The caustic pencil has caused dark brown-black stains all over my face. Almost the same color as the black mark that they make on the nail of your thumb when you vote on Election Day. Looks like a voting booth kicked the living daylights out of me. No wonder people were frightened… I mean, I even scared myself! Sarie, my wife, Googles “Caustic Pencil’ on her tablet and folds over laughing. Apparently a caustic pencil is used to burn warts off one’s skin, and here I am literally painting this ‘acid’ all over my face!!!
I realise that there is just no way that I can go to work the next day, with a face bruised as badly as an overripe banana, and I try to get the stains off. First, I grab the ‘Vanish’, a pink liquid designed to remove stains from clothing, and it smells good too, but it doesn’t seem to work. It will remove henna ink from unbleached linen but it won’t take voting stains off one’s face. So I go one step further, more radical this time, and go for the hard core chemicals….. Jik. I literally wash my face in the stuff. It burns like nothing I’ve ever experienced in my 50 years of life. I feel spikes of pain running to and fro between my face and bellybutton and I stare down to my feet through red watery eyes, just to check if I haven’t lost control of my bladder. At least the Jik removes the worst stains and the next day at work, I tell people of my fall, leaving out the ‘caustic’ bit, when they ask me about the bruises and marks on my face….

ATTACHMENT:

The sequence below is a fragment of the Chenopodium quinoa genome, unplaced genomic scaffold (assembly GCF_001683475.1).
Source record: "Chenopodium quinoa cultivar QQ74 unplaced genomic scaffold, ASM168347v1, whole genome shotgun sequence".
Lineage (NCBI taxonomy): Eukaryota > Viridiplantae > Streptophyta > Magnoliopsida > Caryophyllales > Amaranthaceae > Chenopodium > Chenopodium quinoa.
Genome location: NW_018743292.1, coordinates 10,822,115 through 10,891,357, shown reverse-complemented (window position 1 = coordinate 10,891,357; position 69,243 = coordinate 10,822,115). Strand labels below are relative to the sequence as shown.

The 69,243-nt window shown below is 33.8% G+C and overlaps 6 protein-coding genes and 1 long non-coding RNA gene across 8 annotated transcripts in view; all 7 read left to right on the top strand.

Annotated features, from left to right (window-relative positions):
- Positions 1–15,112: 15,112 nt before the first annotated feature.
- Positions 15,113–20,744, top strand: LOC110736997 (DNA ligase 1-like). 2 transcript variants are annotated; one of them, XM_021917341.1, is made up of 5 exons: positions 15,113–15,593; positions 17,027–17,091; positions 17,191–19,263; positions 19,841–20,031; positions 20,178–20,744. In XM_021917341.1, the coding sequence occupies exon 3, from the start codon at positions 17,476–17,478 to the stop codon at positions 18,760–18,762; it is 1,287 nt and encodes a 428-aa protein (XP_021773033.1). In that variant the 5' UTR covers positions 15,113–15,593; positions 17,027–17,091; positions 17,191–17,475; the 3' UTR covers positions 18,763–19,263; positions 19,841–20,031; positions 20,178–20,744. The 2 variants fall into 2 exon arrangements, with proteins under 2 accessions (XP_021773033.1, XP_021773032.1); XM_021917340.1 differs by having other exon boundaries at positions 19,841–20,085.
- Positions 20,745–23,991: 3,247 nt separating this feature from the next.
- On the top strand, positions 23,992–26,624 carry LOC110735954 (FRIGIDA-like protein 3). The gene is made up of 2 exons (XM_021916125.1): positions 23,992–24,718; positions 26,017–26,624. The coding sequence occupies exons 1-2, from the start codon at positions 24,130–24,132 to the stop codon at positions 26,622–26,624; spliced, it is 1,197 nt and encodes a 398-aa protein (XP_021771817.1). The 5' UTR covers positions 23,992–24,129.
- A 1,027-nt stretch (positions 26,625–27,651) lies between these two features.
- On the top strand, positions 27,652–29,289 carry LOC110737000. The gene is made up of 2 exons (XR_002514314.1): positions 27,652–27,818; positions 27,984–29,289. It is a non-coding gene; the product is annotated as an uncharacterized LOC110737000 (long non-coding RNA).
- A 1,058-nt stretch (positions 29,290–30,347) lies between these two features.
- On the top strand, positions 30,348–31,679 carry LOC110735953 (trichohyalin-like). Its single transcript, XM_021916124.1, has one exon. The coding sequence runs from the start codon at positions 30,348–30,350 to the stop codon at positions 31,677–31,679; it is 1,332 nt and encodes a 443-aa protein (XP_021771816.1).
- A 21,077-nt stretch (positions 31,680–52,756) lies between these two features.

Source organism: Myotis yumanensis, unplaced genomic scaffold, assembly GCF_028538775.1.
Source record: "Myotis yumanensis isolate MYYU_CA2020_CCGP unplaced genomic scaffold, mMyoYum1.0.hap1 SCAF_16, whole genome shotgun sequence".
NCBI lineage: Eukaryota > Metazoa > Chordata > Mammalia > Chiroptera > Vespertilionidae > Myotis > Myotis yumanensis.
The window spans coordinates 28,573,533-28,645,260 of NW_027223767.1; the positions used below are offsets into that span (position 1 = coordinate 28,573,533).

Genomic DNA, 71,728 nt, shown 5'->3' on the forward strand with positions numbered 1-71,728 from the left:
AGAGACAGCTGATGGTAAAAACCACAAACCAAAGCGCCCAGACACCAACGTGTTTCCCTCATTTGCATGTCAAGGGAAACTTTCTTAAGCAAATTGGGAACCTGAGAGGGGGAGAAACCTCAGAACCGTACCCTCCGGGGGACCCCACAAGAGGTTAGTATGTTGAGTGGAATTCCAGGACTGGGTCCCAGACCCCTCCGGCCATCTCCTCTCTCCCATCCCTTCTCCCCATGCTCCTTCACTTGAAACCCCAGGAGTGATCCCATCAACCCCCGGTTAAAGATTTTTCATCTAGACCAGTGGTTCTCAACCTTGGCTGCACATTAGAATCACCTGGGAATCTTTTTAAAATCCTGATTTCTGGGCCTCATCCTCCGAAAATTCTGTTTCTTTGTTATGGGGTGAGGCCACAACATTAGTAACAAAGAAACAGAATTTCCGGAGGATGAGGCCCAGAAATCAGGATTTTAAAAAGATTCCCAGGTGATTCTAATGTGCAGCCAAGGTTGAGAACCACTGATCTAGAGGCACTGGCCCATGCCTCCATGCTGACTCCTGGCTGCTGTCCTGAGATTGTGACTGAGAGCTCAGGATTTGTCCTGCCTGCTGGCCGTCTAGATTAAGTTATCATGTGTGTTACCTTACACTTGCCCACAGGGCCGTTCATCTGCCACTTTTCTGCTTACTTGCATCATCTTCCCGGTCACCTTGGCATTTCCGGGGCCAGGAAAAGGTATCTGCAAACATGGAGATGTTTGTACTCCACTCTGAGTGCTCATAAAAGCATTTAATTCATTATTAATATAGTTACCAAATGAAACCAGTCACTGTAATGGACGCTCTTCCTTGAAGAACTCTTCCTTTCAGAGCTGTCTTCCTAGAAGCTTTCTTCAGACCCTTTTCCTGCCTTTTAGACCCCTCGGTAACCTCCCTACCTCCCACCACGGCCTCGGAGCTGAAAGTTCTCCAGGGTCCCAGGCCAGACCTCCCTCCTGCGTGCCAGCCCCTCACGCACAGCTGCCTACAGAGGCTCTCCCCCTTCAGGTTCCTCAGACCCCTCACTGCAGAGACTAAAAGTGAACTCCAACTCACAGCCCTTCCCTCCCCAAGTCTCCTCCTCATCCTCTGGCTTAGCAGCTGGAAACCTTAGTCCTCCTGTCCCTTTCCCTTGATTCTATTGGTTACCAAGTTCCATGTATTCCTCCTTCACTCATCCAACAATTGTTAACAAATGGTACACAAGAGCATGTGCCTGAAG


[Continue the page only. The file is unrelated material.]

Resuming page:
Adriaan van der Westhuizen is a committed ‘TREAD Buffalo’ reader and MTBer with soul! When not looking for trenches and enjoying the trails, he passes his time as an engineer.